True Love, Ducky Style.
By Nishigandha Nirgudkar {and Vinod Vishwanathan}

 
 

 

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There they were walking their wobbly walk and swaying their tails as they walked in a pair…one following the other. In the front was obviously a male bigger, darker brown and obviously dominant. The smaller female followed him. She was a delicate beige and had pretty gray brown eyes and was the shy demurer one.

We must have them!
Both Vinod and I knew we wanted them both the moment we set our eyes on them and we paid for them and carried them home in a plastic bag!

Behind the house we set up their home by putting grass in an old dog cage. They were both very quiet for the first week or so and stuck to each other rarely coming out of the cage. The dogs first saw them as food but soon learnt that they were a part of the family and were to be protected. We knew nothing about keeping ducks. We were exploring their food options- soaked rice wheat corn, rice rotis, scraps of veggies and fish- dried and fresh.

Getting their Feed Right
Finally we figured they love their salads -- tomatoes and cucumber, coriander leaves, bird feed and soaked wheat. We also realised that they were quite dumb and far less trusting than dogs or cats…animals we were used to. But they were adorable and would follow me around every time I stepped out of the house. They soon learnt their boundaries for exploration and the timings. Sweetly after dark they would go inside and sit there waiting for me to serve them dinner and close the cage.

They would wake me up with loud quack quacks in the morning and run out of the cages for a dive in the small pool we created for them. We loved watching their ritual long baths and waking up with fluttering of wings.  Hated watching them destroy our baby bananas and other plants. We had to but thorny bush around all the plants in their territory to protect them. I would sometimes pluck grass and they would enjoy the lush green tips-never touching the hard parts of the grass.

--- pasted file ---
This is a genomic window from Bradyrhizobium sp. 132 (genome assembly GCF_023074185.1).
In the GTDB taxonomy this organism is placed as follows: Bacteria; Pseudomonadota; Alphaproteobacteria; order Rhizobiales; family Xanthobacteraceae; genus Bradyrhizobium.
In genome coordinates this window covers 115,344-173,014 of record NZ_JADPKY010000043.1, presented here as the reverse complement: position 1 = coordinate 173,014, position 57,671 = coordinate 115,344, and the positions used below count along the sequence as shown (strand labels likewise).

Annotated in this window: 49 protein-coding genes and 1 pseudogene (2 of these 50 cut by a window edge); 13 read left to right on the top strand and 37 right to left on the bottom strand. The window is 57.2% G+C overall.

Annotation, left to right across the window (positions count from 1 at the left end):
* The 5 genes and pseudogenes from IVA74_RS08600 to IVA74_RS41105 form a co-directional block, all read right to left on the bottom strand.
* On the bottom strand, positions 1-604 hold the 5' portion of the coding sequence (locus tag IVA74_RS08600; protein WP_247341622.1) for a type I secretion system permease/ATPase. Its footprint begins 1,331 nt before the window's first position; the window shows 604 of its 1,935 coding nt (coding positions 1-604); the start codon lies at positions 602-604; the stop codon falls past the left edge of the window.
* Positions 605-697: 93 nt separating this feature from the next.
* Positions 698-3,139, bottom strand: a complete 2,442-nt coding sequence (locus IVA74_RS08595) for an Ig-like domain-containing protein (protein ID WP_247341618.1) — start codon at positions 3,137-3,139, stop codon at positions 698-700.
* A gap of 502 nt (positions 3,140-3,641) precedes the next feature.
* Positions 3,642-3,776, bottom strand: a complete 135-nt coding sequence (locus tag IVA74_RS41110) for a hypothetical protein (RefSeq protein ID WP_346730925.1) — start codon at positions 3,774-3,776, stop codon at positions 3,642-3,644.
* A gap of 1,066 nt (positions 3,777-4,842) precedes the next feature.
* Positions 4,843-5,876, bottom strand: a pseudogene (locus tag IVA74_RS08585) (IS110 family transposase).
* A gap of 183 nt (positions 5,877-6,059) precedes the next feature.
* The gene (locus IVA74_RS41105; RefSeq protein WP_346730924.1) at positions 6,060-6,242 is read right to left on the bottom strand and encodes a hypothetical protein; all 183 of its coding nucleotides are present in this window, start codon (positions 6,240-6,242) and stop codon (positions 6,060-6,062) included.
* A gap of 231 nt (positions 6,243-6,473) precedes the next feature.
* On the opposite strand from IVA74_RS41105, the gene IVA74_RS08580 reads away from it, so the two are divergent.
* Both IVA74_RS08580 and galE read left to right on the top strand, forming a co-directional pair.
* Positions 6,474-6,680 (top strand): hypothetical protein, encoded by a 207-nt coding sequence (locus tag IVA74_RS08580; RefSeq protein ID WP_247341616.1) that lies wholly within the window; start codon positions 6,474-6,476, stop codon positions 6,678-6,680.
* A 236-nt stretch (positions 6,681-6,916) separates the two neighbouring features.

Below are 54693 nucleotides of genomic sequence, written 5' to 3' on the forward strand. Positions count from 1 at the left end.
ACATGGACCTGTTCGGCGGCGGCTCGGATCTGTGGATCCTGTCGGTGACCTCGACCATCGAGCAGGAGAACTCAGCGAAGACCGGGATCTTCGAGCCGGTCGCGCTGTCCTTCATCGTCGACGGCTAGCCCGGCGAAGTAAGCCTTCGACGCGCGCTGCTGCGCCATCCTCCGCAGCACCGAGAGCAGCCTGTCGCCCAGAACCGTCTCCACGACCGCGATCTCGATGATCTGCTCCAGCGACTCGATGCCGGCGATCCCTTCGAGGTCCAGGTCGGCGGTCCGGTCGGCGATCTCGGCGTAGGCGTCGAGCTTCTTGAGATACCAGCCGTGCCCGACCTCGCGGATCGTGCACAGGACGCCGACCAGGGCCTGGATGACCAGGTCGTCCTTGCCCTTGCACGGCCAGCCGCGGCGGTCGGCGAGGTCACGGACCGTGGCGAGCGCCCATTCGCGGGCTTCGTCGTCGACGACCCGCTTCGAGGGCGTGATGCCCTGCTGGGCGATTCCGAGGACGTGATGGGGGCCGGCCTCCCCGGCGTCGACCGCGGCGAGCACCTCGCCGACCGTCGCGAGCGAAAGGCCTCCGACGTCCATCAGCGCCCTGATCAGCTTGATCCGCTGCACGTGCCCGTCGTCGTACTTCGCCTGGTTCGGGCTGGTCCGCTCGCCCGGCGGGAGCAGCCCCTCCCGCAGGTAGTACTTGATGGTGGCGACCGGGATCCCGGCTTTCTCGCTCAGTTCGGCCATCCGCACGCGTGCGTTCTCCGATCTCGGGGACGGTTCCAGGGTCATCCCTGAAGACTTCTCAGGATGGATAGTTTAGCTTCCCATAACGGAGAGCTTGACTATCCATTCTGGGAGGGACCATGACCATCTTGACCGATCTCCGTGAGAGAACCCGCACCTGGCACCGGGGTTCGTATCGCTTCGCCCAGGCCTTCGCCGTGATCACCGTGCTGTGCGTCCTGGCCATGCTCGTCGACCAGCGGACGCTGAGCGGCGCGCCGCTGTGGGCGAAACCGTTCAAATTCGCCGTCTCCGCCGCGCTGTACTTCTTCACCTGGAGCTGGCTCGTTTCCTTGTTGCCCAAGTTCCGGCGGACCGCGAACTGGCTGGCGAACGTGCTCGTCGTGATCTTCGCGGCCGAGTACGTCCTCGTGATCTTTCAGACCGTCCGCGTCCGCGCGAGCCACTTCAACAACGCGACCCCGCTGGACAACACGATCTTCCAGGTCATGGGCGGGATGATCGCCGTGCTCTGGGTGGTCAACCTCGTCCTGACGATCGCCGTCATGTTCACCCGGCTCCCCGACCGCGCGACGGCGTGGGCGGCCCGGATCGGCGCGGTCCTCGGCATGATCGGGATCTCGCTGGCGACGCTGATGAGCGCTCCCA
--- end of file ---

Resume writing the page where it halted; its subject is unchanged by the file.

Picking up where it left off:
The Male-Female Thing.
The male was obviously a big hog and would attack the female to keep her away from the bowl till he ate. But if the dogs got too close for comfort – he would attack the dogs and protect the shyer female.

Two months passed in joy as the ducks were fattening up and bonding well with dogs and us. We never tried catching them or petting them. We were both happy just maintaining the distance but improving the bond and trust. I was happy watching them together – eat fight for food and make love. How they enjoyed walking in the rain…

We were told that the female laid eggs…but there was no sign of any eggs. We were told that they lay eggs ‘anywhere’. So I would scour the grass they walked on daily to check…but always was disappointed to find none. Till one morning as I opened the cage to set them free and give them their breakfast I saw a the egg sitting in the cage… overjoyed we picked it up carefully and kept it safely in a box lines with soft cotton. We knew that the ducks don’t sit on the eggs and lay eggs everyday once they start. For the next week – every morning we got a lovely gift. On the eighth morning the egg shell was soft. We started adding crushed egg shells to their diet which they devoured. But the egg laying stopped.

The Injury… And Love’s Protection.
We never caught them – there was no need  – till a time when the female could not keep her right foot down. We saw her limping. She was obviously in pain and we decided to check her foot out.

We asked our farm help to catch her as he was experienced guy. But the drake attacked him – protecting the injured female. Then Vinod and I tried talking to them both and it seems somehow they trusted us. We caught the female without much protest from the drake. There was a cut under her webbed foot- caked in mud. We cleaned the wound. Sprayed it with antiseptic and decided to feed her in the cage and give her foot rest. It was as though she understood our plan and intentions. She did not move much and created a raucous of quacks when she was hungry and didn’t stop till she was fed in the cage. We saw the drake not attacking her food. But he would patiently wait for her to finish eating and then go for the leftovers. We found his devotion pretty touching.